17 August 2009

Julie and Julia

To preface this review, be forewarned that I love Meryl Streep and her ability to morph into any character she plays.

I went with some friends to the movie theatre to see Julie and Julia; we went to the 4:15pm show which turned out to have everyone's mother and granny in the audience (I think we might have been the youngest people there, and I'm only 31). After some super-lame commercials and the previews (see below) the movie opened on the arrival of Paul and Julia Child in France....cinema magic. There isn't really anything to criticize in this movie.

True story.

To start with, Meryl Streep is fabulous (fabulous) and the camera and costume tricks to make her look much taller work very well; then there's the voice, Julia Child's voice, that is so perfectly spot-on you'd think it was Julia Child reincarnated on the screen. Amy Adams is terribly cute in that lost-kitten-please-take-me-home way she has about her as a woman trapped in a heartbreaking job trying to find herself again (she has hideous friends, but her super-awesome husband makes up for that). I also have to mention that it is so relieving to see Stanley Tucci in a film where he plays a loving, remarkable man; he's so very good at playing creepy, mean people you forget he can play a nice guy and he does a wonderful job as Paul Child (and works well with Meryl, too).

I do love me a Nora Ephron romantic comedy. Does she make anything else? You've Got Mail and The Holiday are two of my favorites and I think this one might creep up there, too.

I have to warn you....this movie will make you hungry. All of the food looks so fabulous on-screen that your stomach will start growling. Even when Amy Adams is trying to steam live lobsters (not sure if they were actually live or not but that was the implication).

Preview goodness:
1. I can do bad all by myself - I think this is a movie with a great story and premise but the presence of Tyler Perry might tank it for me (I think Madea is kind of "done"); definitely looking forward to seeing Mary J. Blige and Gladys Knight on screen
2. The Blind Side - another good movie with the heartwarming biopic story of the life of Michael Oher; Sandra Bullock and Tim McGraw play the parents (Tim McGraw can act?)
3. The Lovely Bones - big screen adaptation of a fantastic book; some of the fantasy elements look to be more than what I imagined but definitely looking forward to seeing this one (Saoirse Ronan is playing Susie Salmon and Saoirse did a great job in Atonement); I do question the wisdom of putting this preview ahead of a romantic comedy, even if Stanley Tucci is in both, because the audiences will be very different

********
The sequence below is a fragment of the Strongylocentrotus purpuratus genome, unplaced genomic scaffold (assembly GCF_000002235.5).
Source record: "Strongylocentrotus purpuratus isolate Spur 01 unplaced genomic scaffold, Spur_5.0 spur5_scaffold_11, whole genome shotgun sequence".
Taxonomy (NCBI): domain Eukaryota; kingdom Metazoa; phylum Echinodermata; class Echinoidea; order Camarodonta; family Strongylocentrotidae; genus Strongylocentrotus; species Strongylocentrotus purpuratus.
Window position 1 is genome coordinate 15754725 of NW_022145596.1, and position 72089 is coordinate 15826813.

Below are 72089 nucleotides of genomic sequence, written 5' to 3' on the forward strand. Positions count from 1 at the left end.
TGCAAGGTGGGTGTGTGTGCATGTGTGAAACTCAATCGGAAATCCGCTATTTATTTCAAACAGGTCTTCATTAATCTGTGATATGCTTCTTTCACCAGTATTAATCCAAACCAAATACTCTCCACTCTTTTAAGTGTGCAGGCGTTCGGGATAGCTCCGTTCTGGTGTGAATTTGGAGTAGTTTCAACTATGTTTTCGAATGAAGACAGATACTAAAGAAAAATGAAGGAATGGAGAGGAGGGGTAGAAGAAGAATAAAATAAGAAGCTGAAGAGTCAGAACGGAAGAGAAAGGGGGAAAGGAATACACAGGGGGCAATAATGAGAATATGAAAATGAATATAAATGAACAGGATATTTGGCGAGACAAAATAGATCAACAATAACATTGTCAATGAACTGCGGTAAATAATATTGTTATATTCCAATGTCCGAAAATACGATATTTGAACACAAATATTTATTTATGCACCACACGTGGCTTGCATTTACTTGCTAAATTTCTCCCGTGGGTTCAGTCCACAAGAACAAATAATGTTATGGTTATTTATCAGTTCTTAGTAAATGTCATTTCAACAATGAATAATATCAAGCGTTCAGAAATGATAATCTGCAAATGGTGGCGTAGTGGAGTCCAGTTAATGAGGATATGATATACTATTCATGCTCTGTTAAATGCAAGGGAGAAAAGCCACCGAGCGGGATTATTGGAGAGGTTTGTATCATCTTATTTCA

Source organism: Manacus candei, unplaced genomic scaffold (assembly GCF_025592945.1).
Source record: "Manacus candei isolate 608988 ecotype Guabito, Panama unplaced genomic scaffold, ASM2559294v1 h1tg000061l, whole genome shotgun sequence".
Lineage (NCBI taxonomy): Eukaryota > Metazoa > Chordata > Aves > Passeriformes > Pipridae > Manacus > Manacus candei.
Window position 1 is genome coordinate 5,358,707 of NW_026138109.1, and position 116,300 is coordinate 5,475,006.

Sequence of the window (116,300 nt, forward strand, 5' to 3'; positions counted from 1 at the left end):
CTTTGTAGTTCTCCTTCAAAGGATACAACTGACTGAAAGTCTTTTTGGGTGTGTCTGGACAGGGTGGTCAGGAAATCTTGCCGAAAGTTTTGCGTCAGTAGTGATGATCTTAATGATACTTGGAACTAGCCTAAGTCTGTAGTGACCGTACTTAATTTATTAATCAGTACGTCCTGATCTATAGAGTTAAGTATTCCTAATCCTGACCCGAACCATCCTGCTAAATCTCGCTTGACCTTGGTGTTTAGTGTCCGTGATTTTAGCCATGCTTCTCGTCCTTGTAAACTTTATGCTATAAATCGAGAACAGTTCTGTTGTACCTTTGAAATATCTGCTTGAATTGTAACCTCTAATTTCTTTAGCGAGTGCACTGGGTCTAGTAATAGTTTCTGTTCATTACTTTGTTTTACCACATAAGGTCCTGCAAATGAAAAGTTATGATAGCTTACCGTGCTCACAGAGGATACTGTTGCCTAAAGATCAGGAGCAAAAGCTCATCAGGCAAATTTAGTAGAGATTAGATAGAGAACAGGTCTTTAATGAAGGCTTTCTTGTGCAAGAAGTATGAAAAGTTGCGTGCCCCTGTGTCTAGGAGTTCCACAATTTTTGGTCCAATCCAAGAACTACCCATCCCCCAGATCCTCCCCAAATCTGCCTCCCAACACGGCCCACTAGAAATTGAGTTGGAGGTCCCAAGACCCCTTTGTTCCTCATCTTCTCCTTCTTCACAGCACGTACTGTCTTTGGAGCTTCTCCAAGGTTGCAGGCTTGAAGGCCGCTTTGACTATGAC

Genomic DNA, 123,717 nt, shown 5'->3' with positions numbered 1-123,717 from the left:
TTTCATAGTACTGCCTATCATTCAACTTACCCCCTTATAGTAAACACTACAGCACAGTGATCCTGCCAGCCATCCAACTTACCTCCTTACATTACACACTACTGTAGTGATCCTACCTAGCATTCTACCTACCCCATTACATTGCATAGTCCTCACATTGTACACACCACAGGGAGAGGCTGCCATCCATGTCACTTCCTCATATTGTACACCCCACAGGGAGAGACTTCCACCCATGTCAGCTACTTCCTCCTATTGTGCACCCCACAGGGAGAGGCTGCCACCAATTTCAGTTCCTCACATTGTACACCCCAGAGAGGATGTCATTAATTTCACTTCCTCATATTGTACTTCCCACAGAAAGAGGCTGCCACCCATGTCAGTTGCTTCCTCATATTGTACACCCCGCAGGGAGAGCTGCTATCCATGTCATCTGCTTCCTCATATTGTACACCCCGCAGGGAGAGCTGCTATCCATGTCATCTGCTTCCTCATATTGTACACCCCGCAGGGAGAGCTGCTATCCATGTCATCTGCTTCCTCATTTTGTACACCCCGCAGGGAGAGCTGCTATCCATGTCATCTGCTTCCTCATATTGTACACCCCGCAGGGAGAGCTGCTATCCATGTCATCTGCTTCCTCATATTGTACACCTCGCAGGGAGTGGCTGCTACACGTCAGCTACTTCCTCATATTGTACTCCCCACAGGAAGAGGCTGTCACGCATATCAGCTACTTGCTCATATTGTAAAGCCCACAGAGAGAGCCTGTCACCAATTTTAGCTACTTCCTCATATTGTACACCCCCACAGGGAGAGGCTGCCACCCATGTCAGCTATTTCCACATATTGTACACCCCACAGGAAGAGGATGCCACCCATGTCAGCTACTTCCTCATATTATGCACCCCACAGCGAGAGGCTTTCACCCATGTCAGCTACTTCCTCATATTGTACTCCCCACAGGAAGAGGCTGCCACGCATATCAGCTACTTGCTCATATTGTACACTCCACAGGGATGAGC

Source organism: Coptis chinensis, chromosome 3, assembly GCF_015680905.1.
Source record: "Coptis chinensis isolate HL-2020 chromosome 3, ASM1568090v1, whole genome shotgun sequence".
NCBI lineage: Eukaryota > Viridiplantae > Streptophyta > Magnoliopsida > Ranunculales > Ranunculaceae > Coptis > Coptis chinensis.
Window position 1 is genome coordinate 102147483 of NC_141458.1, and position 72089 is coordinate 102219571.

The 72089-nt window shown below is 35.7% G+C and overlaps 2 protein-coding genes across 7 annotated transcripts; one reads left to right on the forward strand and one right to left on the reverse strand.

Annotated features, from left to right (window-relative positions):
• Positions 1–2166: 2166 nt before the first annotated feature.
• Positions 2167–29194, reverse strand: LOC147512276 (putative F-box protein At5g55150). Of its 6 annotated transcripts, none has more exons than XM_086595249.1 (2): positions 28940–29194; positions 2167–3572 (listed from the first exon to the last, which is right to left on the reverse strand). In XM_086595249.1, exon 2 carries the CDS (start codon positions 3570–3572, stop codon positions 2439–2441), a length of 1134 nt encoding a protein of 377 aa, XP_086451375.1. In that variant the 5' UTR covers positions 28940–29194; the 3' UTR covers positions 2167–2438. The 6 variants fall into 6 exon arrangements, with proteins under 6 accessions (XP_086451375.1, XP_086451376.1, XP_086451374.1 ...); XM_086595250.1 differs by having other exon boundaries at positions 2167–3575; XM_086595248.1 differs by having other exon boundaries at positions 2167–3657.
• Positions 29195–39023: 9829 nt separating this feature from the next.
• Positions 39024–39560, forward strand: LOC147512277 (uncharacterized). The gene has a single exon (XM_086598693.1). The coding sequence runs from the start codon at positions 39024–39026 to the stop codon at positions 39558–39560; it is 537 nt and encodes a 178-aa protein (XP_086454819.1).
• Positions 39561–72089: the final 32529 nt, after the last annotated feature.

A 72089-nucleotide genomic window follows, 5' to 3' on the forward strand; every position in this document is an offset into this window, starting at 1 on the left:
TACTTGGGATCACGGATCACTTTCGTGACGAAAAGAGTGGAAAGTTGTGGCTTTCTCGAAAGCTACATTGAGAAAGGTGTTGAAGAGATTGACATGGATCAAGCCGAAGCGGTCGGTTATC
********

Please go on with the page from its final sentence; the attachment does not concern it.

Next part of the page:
4. 2012 - seriously? you think that grannies want to watch this, too? This was the same cut we saw at the beginning of Transformers 2; aren't there other rom-coms coming out the studio could have slotted here instead?

In the evening we all gathered at Kat's for book club where we discussed (a bit) Oranges are Not the Only Fruit and then attempted to watch the two-part miniseries. I say attempted because it was on VHS and the first tape had a bad reel and got stuck in the VCR; the tape broke so we wound up watching only the second half. It picked up right before Jeanette (Jess in the miniseries) and Melanie develop their sexual relationship; whoever scored the miniseries had some odd fascination with carnival music so everytime Jess experienced pleasure or love there was carnie music. It was pretty freaky, I tell you. The mother was played by Geraldine McEwan (known for playing Alice in Henry V and Miss Marple in the television series, but US audiences might recognize her as the witch/Sherrif's mom in Robin Hood: Prince of Theives) and she did a really good job as a holy roller from industrial North England.


  1. I am so looking forward to see ing Julie & Julia that I'm thinking of taking tomorrow off just to go to the movies. And I thought it interesting that you say the audiences will be different for this and Lovely Bones - since these are both on my must see list. I get it but then, I'm the intended audience here so what does that say exactly? I dunno, but it struck me funny, is all.

  2. Hi Care,

    It is funny in an ironic way. I just thought it odd that a rom-com movie drawing an audience made up of primarily women middle-aged and older, who are likely to be parents, would have a preview for a movie about a child who is abducted, raped, and killed ahead of it (followed by the preview for a big-budget disaster movie); it was odd marketing to me. Usually the previews tend to stay within genre a little more.

    Obviously we don't have to stay within our little "niches" when finding things that entertain and inspire us and if a movie like The Lovely Bones will draw more from all audience types then I'm all for it because Sebold put so much power into the first chapter of that book.

    I hope you like Julie and Julia :)